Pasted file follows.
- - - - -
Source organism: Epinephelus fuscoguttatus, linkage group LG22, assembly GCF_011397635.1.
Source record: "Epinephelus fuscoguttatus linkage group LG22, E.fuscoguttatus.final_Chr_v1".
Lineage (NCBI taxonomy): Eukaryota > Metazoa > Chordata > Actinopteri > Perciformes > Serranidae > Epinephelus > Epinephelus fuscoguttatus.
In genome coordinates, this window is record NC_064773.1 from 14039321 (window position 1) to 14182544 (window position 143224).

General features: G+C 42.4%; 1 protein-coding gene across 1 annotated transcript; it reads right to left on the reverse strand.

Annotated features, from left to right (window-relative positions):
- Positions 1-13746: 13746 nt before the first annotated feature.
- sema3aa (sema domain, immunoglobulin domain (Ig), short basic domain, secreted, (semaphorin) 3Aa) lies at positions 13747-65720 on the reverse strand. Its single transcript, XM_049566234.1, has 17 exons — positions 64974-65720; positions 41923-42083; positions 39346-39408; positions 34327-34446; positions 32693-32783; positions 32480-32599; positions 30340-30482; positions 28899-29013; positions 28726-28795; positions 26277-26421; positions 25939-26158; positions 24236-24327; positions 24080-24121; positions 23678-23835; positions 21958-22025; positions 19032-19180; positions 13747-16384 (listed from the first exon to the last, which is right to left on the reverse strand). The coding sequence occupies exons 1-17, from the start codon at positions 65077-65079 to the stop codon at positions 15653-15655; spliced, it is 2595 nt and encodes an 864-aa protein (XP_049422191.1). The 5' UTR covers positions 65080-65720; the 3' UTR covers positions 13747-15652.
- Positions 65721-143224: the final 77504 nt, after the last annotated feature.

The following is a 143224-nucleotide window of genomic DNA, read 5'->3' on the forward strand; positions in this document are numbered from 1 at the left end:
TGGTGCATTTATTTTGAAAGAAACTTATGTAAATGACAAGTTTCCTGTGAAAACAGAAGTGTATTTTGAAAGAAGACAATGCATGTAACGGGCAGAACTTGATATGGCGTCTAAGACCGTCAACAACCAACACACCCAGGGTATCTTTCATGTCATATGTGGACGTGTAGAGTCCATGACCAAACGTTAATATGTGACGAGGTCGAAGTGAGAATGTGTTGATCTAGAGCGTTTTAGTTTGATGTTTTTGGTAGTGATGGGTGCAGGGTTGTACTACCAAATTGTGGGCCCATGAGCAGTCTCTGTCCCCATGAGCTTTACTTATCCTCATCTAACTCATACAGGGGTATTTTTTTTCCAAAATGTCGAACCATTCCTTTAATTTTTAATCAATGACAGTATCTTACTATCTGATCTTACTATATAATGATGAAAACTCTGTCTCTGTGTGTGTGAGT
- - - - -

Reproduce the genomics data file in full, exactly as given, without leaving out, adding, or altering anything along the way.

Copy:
Source organism: Epinephelus fuscoguttatus, linkage group LG22, assembly GCF_011397635.1.
Source record: "Epinephelus fuscoguttatus linkage group LG22, E.fuscoguttatus.final_Chr_v1".
Lineage (NCBI taxonomy): Eukaryota > Metazoa > Chordata > Actinopteri > Perciformes > Serranidae > Epinephelus > Epinephelus fuscoguttatus.
In genome coordinates, this window is record NC_064773.1 from 14039321 (window position 1) to 14182544 (window position 143224).

General features: G+C 42.4%; 1 protein-coding gene across 1 annotated transcript; it reads right to left on the reverse strand.

Annotated features, from left to right (window-relative positions):
- Positions 1-13746: 13746 nt before the first annotated feature.
- sema3aa (sema domain, immunoglobulin domain (Ig), short basic domain, secreted, (semaphorin) 3Aa) lies at positions 13747-65720 on the reverse strand. Its single transcript, XM_049566234.1, has 17 exons — positions 64974-65720; positions 41923-42083; positions 39346-39408; positions 34327-34446; positions 32693-32783; positions 32480-32599; positions 30340-30482; positions 28899-29013; positions 28726-28795; positions 26277-26421; positions 25939-26158; positions 24236-24327; positions 24080-24121; positions 23678-23835; positions 21958-22025; positions 19032-19180; positions 13747-16384 (listed from the first exon to the last, which is right to left on the reverse strand). The coding sequence occupies exons 1-17, from the start codon at positions 65077-65079 to the stop codon at positions 15653-15655; spliced, it is 2595 nt and encodes an 864-aa protein (XP_049422191.1). The 5' UTR covers positions 65080-65720; the 3' UTR covers positions 13747-15652.
- Positions 65721-143224: the final 77504 nt, after the last annotated feature.

The following is a 143224-nucleotide window of genomic DNA, read 5'->3' on the forward strand; positions in this document are numbered from 1 at the left end:
TGGTGCATTTATTTTGAAAGAAACTTATGTAAATGACAAGTTTCCTGTGAAAACAGAAGTGTATTTTGAAAGAAGACAATGCATGTAACGGGCAGAACTTGATATGGCGTCTAAGACCGTCAACAACCAACACACCCAGGGTATCTTTCATGTCATATGTGGACGTGTAGAGTCCATGACCAAACGTTAATATGTGACGAGGTCGAAGTGAGAATGTGTTGATCTAGAGCGTTTTAGTTTGATGTTTTTGGTAGTGATGGGTGCAGGGTTGTACTACCAAATTGTGGGCCCATGAGCAGTCTCTGTCCCCATGAGCTTTACTTATCCTCATCTAACTCATACAGGGGTATTTTTTTTCCAAAATGTCGAACCATTCCTTTAATTTTTAATCAATGACAGTATCTTACTATCTGATCTTACTATATAATGATGAAAACTCTGTCTCTGTGTGTGTGAGT